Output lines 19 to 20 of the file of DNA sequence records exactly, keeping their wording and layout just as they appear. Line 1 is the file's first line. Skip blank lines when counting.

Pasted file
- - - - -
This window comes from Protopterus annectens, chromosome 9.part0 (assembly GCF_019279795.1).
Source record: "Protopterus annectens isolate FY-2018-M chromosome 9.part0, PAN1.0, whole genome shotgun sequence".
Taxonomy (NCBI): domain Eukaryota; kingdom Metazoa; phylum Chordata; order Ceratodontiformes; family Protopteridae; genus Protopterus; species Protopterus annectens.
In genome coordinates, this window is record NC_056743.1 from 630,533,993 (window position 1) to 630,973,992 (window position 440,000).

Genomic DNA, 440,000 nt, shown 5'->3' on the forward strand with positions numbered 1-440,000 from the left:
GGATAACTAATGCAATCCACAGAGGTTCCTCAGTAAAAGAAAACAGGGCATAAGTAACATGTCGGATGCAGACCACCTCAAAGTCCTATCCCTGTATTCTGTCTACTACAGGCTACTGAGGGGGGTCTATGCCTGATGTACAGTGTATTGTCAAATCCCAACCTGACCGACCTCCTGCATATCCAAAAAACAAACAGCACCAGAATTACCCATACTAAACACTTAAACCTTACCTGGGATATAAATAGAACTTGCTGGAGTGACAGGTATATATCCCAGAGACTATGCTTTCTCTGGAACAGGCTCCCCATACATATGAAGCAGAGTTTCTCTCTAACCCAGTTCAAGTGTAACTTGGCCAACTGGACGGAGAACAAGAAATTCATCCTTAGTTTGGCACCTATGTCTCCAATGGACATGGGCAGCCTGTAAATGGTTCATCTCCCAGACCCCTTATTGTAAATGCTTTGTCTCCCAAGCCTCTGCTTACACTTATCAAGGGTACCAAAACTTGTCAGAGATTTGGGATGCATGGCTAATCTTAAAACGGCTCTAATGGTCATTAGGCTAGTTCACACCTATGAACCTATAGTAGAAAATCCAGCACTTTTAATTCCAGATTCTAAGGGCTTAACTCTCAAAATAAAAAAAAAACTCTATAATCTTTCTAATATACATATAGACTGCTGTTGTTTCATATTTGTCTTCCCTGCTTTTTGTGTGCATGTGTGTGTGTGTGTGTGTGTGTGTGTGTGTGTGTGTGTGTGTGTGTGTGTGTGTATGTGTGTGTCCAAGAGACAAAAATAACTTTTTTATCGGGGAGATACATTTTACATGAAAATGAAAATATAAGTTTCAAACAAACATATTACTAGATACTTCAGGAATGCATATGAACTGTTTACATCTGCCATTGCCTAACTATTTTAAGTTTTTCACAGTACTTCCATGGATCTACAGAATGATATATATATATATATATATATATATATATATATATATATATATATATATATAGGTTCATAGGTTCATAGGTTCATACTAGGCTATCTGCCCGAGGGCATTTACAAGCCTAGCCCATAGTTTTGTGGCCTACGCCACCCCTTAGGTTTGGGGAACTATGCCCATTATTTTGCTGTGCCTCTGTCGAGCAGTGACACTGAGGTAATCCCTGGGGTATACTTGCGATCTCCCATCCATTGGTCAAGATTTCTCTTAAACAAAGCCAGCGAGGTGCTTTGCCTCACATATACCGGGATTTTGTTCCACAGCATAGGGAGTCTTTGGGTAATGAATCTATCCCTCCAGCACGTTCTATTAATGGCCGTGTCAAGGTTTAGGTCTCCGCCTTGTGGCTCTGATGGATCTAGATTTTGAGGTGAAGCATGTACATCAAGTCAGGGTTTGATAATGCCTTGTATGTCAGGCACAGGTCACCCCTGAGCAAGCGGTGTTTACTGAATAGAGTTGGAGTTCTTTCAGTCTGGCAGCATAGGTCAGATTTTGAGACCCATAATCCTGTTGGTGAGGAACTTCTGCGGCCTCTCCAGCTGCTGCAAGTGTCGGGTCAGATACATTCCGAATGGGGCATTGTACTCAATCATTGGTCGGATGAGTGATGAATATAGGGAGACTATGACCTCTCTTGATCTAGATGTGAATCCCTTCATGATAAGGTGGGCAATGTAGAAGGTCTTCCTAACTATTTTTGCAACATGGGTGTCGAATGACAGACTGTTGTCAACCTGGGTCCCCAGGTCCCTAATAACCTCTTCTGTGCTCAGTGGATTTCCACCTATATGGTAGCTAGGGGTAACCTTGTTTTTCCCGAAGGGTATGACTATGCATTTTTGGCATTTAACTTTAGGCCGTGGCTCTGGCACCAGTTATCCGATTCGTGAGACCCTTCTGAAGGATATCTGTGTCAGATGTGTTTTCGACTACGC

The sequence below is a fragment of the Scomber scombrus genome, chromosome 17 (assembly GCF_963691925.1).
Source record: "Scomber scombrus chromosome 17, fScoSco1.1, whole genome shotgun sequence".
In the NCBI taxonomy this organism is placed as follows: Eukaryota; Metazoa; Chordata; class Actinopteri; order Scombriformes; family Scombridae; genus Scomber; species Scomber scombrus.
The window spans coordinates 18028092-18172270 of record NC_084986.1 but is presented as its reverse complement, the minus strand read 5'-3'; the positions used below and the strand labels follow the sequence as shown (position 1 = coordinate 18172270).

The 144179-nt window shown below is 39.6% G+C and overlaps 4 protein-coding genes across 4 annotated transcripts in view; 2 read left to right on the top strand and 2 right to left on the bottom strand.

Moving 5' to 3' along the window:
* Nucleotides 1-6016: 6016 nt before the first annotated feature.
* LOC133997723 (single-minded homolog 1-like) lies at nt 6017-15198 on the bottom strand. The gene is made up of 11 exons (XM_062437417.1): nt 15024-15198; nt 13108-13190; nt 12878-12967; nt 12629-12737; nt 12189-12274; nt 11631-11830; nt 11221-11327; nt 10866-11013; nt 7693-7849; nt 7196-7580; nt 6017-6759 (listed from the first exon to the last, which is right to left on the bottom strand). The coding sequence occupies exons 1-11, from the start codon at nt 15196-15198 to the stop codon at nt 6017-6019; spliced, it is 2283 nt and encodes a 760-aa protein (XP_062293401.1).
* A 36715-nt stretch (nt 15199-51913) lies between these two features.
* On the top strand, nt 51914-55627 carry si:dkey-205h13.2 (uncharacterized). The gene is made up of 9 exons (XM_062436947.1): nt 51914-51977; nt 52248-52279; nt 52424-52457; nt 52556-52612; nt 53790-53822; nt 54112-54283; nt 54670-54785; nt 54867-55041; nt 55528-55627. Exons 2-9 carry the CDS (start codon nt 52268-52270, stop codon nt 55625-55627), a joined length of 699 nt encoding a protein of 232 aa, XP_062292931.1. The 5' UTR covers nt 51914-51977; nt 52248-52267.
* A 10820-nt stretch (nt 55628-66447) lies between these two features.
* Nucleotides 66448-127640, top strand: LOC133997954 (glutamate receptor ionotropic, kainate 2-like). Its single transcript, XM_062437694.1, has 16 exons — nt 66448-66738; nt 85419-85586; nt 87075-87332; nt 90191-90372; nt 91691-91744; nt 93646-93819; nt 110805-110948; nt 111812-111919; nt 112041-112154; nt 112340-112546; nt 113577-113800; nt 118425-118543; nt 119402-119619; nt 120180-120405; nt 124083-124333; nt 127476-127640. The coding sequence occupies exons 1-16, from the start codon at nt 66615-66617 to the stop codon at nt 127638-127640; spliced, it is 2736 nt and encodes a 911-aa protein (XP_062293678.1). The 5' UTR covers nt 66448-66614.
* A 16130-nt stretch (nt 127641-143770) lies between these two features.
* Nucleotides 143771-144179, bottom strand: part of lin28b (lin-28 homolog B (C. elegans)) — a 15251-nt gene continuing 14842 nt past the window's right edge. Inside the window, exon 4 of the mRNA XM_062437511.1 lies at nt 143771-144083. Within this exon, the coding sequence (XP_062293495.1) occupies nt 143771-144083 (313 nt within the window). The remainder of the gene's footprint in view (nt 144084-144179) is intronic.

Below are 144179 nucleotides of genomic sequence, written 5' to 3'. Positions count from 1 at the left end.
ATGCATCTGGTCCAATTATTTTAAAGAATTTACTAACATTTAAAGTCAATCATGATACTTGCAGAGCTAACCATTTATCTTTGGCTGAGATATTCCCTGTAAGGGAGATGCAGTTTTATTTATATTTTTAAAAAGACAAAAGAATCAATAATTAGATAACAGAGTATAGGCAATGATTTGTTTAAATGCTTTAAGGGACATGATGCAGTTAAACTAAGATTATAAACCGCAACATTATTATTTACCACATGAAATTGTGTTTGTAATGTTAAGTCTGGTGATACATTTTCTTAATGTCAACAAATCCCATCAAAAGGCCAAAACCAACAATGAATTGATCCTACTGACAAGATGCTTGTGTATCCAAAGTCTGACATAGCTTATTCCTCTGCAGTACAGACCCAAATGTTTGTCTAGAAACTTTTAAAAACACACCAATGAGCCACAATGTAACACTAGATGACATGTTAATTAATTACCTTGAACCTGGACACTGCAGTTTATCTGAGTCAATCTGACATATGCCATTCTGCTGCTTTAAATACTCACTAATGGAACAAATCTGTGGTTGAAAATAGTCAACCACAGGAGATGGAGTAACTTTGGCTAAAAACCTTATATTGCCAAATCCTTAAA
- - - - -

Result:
* A 16130-nt stretch (nt 127641-143770) lies between these two features.
* Nucleotides 143771-144179, bottom strand: part of lin28b (lin-28 homolog B (C. elegans)) — a 15251-nt gene continuing 14842 nt past the window's right edge. Inside the window, exon 4 of the mRNA XM_062437511.1 lies at nt 143771-144083. Within this exon, the coding sequence (XP_062293495.1) occupies nt 143771-144083 (313 nt within the window). The remainder of the gene's footprint in view (nt 144084-144179) is intronic.